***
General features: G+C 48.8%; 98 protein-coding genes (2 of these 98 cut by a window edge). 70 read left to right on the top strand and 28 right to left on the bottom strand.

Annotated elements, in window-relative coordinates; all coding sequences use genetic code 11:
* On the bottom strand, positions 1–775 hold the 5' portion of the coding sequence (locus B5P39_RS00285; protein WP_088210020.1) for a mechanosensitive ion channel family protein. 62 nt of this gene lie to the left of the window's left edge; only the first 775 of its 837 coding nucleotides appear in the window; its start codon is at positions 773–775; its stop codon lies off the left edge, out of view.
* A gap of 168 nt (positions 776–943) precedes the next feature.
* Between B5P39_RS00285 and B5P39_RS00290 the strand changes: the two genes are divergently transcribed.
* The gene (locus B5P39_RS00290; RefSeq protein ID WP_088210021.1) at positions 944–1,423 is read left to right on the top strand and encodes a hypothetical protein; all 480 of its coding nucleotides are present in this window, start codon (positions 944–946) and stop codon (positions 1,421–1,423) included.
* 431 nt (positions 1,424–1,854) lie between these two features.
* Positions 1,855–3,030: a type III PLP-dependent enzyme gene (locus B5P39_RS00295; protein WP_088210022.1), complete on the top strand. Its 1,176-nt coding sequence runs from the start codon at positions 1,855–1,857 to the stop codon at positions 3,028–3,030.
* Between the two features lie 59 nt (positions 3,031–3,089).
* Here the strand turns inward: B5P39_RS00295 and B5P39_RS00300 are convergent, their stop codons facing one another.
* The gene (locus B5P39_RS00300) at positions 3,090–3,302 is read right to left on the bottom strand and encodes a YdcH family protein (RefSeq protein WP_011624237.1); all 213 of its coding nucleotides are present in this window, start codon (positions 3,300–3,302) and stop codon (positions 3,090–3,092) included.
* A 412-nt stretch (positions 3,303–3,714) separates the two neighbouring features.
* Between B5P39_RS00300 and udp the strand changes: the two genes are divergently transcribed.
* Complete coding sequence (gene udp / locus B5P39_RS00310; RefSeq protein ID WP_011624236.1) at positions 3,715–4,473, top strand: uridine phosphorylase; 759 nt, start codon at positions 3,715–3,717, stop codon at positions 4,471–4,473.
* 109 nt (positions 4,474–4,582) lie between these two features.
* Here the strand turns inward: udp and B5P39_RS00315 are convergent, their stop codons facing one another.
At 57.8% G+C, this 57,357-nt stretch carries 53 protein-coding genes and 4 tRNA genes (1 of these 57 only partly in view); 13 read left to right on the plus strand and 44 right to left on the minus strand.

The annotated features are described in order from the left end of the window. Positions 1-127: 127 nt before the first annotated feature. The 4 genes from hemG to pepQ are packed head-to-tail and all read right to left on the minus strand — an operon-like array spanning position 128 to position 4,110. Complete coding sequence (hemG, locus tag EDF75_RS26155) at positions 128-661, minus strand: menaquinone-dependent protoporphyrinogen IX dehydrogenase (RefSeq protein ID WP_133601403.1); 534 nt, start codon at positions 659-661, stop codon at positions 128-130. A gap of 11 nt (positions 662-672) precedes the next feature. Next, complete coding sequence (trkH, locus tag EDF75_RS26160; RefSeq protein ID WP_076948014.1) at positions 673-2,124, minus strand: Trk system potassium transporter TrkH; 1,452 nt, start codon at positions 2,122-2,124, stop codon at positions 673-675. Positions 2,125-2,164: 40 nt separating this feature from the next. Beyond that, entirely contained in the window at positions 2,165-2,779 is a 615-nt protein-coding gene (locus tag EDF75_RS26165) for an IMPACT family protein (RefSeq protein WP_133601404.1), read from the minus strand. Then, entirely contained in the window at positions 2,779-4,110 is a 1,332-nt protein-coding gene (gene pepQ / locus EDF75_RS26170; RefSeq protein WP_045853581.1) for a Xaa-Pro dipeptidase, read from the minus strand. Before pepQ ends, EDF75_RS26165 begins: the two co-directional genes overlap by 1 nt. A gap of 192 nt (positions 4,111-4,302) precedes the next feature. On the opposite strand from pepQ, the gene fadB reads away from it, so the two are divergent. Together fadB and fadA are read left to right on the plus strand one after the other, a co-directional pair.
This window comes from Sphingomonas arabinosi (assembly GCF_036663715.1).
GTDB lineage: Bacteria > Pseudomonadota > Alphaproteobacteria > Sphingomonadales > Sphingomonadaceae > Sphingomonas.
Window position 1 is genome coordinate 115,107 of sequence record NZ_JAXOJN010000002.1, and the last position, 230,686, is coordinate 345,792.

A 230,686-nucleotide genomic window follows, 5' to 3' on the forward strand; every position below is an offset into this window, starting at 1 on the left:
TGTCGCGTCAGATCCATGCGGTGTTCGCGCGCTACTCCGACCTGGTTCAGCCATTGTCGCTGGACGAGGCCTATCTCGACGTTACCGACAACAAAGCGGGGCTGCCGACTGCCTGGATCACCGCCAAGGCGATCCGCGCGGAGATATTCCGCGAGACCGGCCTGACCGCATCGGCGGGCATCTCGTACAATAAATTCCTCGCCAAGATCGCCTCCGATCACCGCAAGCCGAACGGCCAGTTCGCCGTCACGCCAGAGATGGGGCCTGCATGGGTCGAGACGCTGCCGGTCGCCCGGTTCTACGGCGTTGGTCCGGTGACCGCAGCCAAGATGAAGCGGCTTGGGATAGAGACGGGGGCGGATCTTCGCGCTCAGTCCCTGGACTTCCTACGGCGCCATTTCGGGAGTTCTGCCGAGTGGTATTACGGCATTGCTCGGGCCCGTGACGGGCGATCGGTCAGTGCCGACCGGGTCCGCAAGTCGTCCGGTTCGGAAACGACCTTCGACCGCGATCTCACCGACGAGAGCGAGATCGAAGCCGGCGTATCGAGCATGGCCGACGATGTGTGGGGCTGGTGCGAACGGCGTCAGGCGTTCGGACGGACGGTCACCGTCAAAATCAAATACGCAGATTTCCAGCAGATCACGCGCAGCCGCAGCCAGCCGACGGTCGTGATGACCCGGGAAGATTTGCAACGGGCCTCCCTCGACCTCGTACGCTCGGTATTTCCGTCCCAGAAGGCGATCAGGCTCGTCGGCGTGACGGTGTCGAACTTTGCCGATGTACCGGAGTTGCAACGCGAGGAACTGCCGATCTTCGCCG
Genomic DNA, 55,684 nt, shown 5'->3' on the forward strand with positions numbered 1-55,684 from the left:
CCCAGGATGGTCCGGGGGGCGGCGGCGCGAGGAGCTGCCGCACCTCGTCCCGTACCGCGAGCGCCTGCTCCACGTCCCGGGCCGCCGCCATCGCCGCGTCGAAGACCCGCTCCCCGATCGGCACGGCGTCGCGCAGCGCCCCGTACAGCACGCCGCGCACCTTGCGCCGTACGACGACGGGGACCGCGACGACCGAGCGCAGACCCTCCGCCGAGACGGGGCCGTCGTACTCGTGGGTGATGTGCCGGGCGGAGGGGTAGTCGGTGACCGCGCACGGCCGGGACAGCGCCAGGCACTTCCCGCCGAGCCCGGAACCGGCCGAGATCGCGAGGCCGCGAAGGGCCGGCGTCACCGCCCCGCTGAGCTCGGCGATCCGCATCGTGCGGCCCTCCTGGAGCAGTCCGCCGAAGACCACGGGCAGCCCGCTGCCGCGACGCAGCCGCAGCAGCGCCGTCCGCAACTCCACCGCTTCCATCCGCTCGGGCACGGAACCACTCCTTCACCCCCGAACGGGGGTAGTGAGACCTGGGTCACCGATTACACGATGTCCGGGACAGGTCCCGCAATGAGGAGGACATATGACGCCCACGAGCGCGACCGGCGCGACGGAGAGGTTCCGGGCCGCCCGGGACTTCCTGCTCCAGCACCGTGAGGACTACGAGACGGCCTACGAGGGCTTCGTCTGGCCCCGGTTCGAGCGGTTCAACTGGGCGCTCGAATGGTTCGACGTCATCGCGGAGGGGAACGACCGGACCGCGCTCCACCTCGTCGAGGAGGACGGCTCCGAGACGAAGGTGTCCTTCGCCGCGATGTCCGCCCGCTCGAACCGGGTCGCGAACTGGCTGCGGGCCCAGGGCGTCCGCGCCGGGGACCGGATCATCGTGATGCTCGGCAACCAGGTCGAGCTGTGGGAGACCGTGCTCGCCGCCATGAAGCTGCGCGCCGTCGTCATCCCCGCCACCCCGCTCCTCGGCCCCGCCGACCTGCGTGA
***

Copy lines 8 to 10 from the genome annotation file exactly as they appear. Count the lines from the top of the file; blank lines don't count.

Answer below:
* Positions 1,855–3,030: a type III PLP-dependent enzyme gene (locus B5P39_RS00295; protein WP_088210022.1), complete on the top strand. Its 1,176-nt coding sequence runs from the start codon at positions 1,855–1,857 to the stop codon at positions 3,028–3,030.
* Between the two features lie 59 nt (positions 3,031–3,089).
* Here the strand turns inward: B5P39_RS00295 and B5P39_RS00300 are convergent, their stop codons facing one another.